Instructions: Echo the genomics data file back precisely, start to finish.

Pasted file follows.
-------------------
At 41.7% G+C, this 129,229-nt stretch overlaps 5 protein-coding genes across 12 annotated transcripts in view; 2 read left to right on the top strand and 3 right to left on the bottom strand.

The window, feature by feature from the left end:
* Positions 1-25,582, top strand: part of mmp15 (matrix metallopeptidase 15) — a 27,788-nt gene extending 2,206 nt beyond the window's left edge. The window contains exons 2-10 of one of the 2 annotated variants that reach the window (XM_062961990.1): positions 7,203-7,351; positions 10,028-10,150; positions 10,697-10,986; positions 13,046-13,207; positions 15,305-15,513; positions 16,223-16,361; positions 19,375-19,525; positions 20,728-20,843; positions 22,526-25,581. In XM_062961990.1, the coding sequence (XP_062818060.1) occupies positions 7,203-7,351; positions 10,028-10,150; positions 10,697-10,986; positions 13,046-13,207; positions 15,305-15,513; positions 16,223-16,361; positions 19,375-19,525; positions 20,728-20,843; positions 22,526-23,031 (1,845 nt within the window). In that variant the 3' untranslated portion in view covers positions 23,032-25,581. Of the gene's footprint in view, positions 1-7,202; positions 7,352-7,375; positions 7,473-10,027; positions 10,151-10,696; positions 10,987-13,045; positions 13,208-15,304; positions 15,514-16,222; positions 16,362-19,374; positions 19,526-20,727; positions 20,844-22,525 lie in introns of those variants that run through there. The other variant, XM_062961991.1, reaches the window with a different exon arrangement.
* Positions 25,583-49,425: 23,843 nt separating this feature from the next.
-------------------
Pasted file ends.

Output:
At 41.7% G+C, this 129,229-nt stretch overlaps 5 protein-coding genes across 12 annotated transcripts in view; 2 read left to right on the top strand and 3 right to left on the bottom strand.

The window, feature by feature from the left end:
* Positions 1-25,582, top strand: part of mmp15 (matrix metallopeptidase 15) — a 27,788-nt gene extending 2,206 nt beyond the window's left edge. The window contains exons 2-10 of one of the 2 annotated variants that reach the window (XM_062961990.1): positions 7,203-7,351; positions 10,028-10,150; positions 10,697-10,986; positions 13,046-13,207; positions 15,305-15,513; positions 16,223-16,361; positions 19,375-19,525; positions 20,728-20,843; positions 22,526-25,581. In XM_062961990.1, the coding sequence (XP_062818060.1) occupies positions 7,203-7,351; positions 10,028-10,150; positions 10,697-10,986; positions 13,046-13,207; positions 15,305-15,513; positions 16,223-16,361; positions 19,375-19,525; positions 20,728-20,843; positions 22,526-23,031 (1,845 nt within the window). In that variant the 3' untranslated portion in view covers positions 23,032-25,581. Of the gene's footprint in view, positions 1-7,202; positions 7,352-7,375; positions 7,473-10,027; positions 10,151-10,696; positions 10,987-13,045; positions 13,208-15,304; positions 15,514-16,222; positions 16,362-19,374; positions 19,526-20,727; positions 20,844-22,525 lie in introns of those variants that run through there. The other variant, XM_062961991.1, reaches the window with a different exon arrangement.
* Positions 25,583-49,425: 23,843 nt separating this feature from the next.